• meeting its legal obligations in relation to equalities; and
  • maintaining ethical standards.

Our assessment of an RSL’s governance will be informed by the following intelligence:

  • Annual Assurance Statement submitted by 30 October 2021;
  • ARC submissions received in June 2021;
  • Notifiable events;
  • Annual Financial Statements;
  • Reports under Section 72 of the Housing (Scotland) Act;
  • qualitative information including complaints about landlords, whistleblowing and significant performance failures;
  • information from statutory auditors;
  • broader performance or financial issues that raise concern about an RSL’s governance; and
  • Intelligence from our current regulatory engagement with a landlord.

We will also consider the information relating to governance which we gather from the ARC and financial returns including:

  • governing body membership;
  • the length of tenure of governing body members;
  • the length of tenure of the Chair;
  • the number of members on the governing body;
  • staff turnover; and
  • the use of internal and external audit, including the frequency with which the external auditor is rotated.

Our risk assessment incorporates a mixture of qualitative and quantitative measures across all aspects of our assessment, however consideration of qualitative data is critical in relation to our assessment of governance.

Find out more about how we assess risk

You can find out more about how we assess risk and our regulatory priorities in our publications on:  

5. Technical appendix for landlords: the information and indicators we use to assess risk in relation to homelessness and performance

 

Homelessness indicators

 

local authorities only

Source

Number of households that have not been offered temporary accommodation

SG official statistics and SHR monthly and quarterly returns

Number of placements that breached the Unsuitable Accommodation Order

SG official statistics

Number of households in temporary accommodation

SG official statistics on homelessness and SHR monthly and quarterly returns

Local authorities and RSLs

 

Number of lets made to households that are homeless

ARC C2, SG official statistics and SHR monthly and quarterly returns

 

Gypsy / Travellers – landlords who provide sites

 

Indicator

ARC Ref.

Minimum site standards for Gypsy/Travellers

SG guidance

Additional Fire safety requirements

Fire (Sco) Act 2005

 

Performance

Indicator

ARC Ref.

percentage of tenants satisfied with the overall service

I1

percentage of tenants who feel their landlord is good at keeping them informed about services and decisions

I2

percentage of tenants satisfied with opportunities to participate in their landlord’s decision-making processes

I5

percentage of tenants satisfied with the quality of their home

I7

percentage of tenants satisfied with the landlord’s contribution to the management of the neighbourhood they live in

I13

percentage of tenants who feel the rent for their property represents good value for money

I25

percentage of tenancy offers refused during the year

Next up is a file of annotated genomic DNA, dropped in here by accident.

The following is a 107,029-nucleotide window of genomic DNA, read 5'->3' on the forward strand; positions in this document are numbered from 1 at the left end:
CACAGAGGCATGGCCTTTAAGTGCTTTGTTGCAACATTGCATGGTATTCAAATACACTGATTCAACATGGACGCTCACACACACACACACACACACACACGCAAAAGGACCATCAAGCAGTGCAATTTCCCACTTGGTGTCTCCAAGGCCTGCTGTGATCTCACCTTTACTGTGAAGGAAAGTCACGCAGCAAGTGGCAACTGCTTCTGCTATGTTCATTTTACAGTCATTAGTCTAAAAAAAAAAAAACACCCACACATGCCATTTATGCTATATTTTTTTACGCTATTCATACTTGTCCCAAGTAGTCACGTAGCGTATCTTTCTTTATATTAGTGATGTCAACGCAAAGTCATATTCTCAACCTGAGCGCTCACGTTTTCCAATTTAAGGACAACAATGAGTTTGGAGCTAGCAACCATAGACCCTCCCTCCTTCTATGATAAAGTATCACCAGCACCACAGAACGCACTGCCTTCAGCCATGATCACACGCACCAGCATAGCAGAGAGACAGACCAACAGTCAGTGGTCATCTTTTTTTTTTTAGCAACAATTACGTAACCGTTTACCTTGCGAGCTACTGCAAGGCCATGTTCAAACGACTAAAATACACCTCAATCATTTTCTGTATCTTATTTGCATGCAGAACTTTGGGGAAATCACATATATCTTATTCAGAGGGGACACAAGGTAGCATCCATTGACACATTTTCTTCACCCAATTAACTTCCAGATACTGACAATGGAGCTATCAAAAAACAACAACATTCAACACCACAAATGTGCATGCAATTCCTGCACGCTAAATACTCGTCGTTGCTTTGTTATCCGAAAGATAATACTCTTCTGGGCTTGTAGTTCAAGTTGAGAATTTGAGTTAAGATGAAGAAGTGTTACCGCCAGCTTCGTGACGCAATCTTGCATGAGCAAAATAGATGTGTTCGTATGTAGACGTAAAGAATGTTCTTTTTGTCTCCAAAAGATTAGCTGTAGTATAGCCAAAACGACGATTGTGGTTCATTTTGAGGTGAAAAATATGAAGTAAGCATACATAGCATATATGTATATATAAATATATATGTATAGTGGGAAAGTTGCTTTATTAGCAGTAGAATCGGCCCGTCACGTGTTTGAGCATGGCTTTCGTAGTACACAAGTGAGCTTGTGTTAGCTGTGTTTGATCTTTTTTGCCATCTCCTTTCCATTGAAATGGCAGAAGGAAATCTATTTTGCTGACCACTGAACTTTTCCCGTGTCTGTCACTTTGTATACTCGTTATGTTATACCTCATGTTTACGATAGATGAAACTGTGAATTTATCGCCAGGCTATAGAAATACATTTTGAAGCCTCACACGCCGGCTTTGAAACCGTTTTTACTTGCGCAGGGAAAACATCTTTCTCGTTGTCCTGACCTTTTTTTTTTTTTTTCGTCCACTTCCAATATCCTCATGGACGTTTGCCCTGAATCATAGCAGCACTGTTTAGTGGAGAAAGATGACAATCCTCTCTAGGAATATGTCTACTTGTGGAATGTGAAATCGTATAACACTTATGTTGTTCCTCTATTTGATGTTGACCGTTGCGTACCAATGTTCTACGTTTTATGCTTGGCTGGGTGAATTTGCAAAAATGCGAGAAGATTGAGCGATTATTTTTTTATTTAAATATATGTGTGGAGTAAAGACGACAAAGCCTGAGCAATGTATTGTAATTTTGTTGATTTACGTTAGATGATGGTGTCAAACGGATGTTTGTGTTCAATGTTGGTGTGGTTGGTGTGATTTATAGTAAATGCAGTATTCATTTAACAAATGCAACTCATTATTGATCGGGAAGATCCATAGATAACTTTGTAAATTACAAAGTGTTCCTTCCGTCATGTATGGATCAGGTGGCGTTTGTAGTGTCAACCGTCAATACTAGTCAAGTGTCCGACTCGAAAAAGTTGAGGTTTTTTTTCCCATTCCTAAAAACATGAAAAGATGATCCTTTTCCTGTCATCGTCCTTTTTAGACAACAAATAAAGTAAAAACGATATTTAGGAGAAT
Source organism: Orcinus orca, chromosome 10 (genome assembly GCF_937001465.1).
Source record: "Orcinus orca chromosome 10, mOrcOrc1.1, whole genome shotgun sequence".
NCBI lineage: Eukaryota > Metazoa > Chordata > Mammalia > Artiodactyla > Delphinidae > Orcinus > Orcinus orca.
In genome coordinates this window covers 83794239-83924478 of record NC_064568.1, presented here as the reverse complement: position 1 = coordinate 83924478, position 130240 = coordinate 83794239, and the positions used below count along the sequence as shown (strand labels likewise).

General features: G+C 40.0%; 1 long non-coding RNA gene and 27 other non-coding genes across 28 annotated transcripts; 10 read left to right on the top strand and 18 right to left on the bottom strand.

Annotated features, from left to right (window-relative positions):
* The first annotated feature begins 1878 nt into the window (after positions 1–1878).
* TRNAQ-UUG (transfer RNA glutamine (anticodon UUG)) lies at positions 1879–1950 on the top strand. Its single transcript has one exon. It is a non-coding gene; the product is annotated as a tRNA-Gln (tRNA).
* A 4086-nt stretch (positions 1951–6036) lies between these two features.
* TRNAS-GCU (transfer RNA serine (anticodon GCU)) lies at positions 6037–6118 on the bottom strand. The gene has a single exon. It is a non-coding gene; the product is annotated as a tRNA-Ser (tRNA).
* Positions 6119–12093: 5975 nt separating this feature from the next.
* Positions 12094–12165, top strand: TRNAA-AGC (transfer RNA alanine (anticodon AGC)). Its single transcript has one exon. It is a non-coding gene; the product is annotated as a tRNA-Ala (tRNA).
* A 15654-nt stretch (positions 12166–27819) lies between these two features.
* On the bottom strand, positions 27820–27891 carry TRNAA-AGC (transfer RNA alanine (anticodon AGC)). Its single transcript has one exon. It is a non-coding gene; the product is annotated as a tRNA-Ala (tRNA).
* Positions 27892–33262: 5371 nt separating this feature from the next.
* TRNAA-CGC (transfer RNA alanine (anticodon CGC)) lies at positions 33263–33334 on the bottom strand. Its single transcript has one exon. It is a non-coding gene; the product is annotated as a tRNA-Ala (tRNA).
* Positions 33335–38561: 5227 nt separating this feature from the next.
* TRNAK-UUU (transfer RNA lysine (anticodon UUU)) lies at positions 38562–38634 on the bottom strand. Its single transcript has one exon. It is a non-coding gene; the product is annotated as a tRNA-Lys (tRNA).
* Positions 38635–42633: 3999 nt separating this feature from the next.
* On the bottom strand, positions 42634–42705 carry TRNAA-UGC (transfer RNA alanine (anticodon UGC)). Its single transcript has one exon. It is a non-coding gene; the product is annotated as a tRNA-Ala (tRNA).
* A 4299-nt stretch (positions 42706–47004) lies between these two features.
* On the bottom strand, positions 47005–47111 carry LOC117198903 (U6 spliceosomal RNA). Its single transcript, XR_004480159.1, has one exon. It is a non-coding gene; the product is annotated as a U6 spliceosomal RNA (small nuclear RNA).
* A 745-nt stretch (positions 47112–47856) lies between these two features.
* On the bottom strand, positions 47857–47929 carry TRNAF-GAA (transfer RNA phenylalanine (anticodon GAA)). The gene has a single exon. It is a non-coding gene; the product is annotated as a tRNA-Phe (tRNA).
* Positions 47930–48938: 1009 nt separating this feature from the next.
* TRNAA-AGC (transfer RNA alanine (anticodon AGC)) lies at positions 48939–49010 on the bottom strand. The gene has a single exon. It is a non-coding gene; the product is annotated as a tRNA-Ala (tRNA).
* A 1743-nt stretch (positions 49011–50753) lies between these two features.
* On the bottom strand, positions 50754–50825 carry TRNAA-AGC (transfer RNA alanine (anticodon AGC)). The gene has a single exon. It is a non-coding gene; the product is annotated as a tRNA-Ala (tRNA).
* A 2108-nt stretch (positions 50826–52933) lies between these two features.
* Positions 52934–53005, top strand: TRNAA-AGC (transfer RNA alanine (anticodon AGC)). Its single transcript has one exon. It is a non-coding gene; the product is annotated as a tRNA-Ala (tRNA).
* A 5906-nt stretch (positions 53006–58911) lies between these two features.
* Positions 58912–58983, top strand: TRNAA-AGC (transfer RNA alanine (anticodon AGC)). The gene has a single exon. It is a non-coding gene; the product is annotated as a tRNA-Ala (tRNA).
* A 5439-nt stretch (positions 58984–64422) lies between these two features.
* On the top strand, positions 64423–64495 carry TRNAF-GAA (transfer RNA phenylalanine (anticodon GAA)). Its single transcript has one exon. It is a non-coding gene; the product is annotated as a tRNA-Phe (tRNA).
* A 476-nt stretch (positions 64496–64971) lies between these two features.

I14

the percentage of all complaints responded to in full

I3

average time in working days for full response to complaints

I4

the percentage of lets to homeless people

C2

average length of time taken to complete emergency repairs

I8

average length of time taken to complete non-emergency repairs

I9

percentage of reactive repairs completed right first time

I10

percentage of tenants who have had repairs and maintenance carried out in the last 12 months satisfied with the service

I12

number of times in the reporting year you did not meet your statutory duty to complete a gas safety check

I11

percentage of anti-social behaviour cases reported in the last year which were resolved

I15

percentage of rent lost through property being empty during the last year

I18

average time taken to re-let properties in the last year

I30

rent collected as a percentage of the total rent due in the reporting year

I26

gross rent arrears as at 31 March as a percentage of rent due for the reporting year

I27

the percentage of new tenancies sustained for homeless people

I16

the percentage of new tenancies sustained for others

I16

 

Appendix 2

The Risk Landscape

Here we set out our view of the major and strategic risks that face RSLs. This list is not exhaustive but governing bodies should review these risks and ensure that they are appropriately reflected in their corporate risk register.

For an organisation to be effectively governed it must have an understanding of the risk landscape that it faces. It must have a clear understanding of the major and strategic risks that it faces and have effective mitigation in place through a risk register which is subject to regular review.

A well governed organisation will achieve this through an effective system of internal control which is subject to regular review by its internal audit function. It is for each governing body (or an appropriate committee with delegated authority) to determine which risks and which element of its internal control is subject to internal audit.

 

Access to appropriate expertise

Since the pandemic and the exit of the United Kingdom from the European Union, many landlords have reported increased difficulties in getting access to the materials and expertise that they need to perform landlord functions.

Governing bodies should seek to assure themselves that they fully understand this challenging operating environment and how this impacts on the delivery of services for tenants.

 

Stock Quality & Decarbonisation

The Zero Emission in Social Housing Taskforce (ZEST) was convened by the Minister for Local Government, Housing and Planning to consider and provide practical recommendations on what is required of the social housing sector to maximise social housing’s contribution to the Scottish Government's ambitious climate change targets.